Anya Ulinich’s debut novel, Petropolis (Viking, $24.95) takes its title from an Osip Mandelstam poem mourning the fall of Petrograd: “O, if you are a star, Petropolis, your city… is dying.” Sasha Goldberg, an awkward teenager with two major strikes against her in pre- Perestroika Russian society — she is both black and Jewish — struggles to survive her own dying city. Raised in Asbestos 2, a bleak Siberian mining town, Goldberg spends her childhood under the disappointed gaze of her mother, Lubov, a striking and intelligent woman with no outlet for her ambition. Ulinich’s descriptions of Asbestos 2 are tragically beautiful: “On clear nights,” she writes, describing the network of footprints that freeze over each evening, “silver threads connected the school to the liquor store, the liquor store to the asbestos pit, the pit to the morgue, and the morgue to the Conversation Point [a long-distance calling station], drawing a predictable diagram of daily life in a place unsuitable for living.”
Lubov’s attempts at culture land Sasha in an after-school art program. Though classes are held in the half-submerged basement of an abandoned building, to Sasha they represent paradise. For the first time, she is accepted by her peers. Quickly, however, that acceptance leads to her first love affair, and a pregnancy. The complications that follow force Sasha to flee, moving from one identity to another: a 16 year-old mail-order bride in Arizona; an unpaid domestic and yeshiva protégé to wealthy Jewish Suburban Chicagoans; and finally a self-sufficient New Yorker, savvy enough to charge $25 an hour for Feng-shui cleaning.
But Petropolis is not your typical immigrant- makes-good tale. Sasha is haunted by what she has abandoned in Asbestos 2 — a disappointed mother, an unknown daughter, and a forgotten city that threatens to bury them both. Even as she matures, no longer a frizzy and awkward girl but instead a strong woman confident enough to hunt down her errant father in Brooklyn, where he’d defected to when she was a child — and then to ignore him in favor of his young and vibrant wife — Sasha affects a “mental twilight” which allows her to function without constantly aching.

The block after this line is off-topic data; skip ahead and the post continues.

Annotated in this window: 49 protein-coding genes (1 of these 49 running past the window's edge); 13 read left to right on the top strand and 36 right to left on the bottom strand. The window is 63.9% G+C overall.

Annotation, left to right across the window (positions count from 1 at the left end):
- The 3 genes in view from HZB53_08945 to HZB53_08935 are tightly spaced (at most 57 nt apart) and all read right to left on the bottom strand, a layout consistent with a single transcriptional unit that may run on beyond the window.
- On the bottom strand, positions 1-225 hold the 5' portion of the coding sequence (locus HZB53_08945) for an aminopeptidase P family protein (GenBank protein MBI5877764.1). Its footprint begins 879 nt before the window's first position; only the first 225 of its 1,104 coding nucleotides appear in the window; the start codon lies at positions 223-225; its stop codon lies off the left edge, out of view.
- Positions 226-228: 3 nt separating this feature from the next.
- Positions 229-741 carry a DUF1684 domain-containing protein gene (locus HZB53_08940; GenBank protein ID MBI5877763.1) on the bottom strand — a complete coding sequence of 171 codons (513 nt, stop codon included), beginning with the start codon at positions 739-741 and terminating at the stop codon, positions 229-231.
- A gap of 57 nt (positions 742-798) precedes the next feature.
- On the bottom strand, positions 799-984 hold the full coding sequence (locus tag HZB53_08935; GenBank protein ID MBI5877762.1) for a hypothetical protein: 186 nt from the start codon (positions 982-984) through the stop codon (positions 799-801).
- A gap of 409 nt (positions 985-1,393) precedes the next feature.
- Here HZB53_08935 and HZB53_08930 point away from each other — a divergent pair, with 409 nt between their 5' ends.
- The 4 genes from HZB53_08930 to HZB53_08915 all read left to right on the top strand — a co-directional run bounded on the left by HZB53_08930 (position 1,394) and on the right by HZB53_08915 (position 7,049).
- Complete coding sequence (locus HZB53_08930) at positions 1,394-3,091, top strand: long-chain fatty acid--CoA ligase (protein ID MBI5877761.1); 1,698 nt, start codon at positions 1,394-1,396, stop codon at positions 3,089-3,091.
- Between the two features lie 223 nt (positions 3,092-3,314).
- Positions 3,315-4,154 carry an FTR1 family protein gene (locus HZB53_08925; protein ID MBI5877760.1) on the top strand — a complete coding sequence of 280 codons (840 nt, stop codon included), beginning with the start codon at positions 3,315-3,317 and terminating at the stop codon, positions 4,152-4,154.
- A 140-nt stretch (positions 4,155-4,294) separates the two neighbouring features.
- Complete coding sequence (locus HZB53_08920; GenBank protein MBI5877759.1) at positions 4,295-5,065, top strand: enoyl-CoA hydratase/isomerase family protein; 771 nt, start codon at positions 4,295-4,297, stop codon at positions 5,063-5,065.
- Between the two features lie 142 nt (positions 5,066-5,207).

Jake Tarakan, the physically-disabled son of Sasha’s Chicago would-be benefactors, is the only American to whom Sasha fully relates. One of the few wheelchairbound characters in American fiction, Jake is intelligent and attuned to Sasha’s plight, but both he and Sasha, scarred from years of playing the misfit, are initially unable to trust one another. (“Meet me,” Sasha quips at one point, invoking the Russian term for a black woman: “Sasha Goldberg, a real-life Russian negritianka.”)
In Sasha and Jake, Ulinich, who immigrated to the US from Moscow at the age of 17, has written a believable and beautiful relationship. The same might be said for the far less beautiful, but sadly as believable, marriage of Sasha’s mother and father. Other characters feel less true, and at times the writing feels heavy-handed; some leaps of faith are required as Sasha moves across Russia and then America. Nonetheless, Petropolis is an impressive debut, a pageturner capable of describing not just the dark loneliness of a remote Siberian city but also of its struggling women.
Ilana Stanger-Ross is a student-midwife in Victoria, BC. Her first novel, Sima’s Undergarments for Women, is forth-coming from Overlook Press.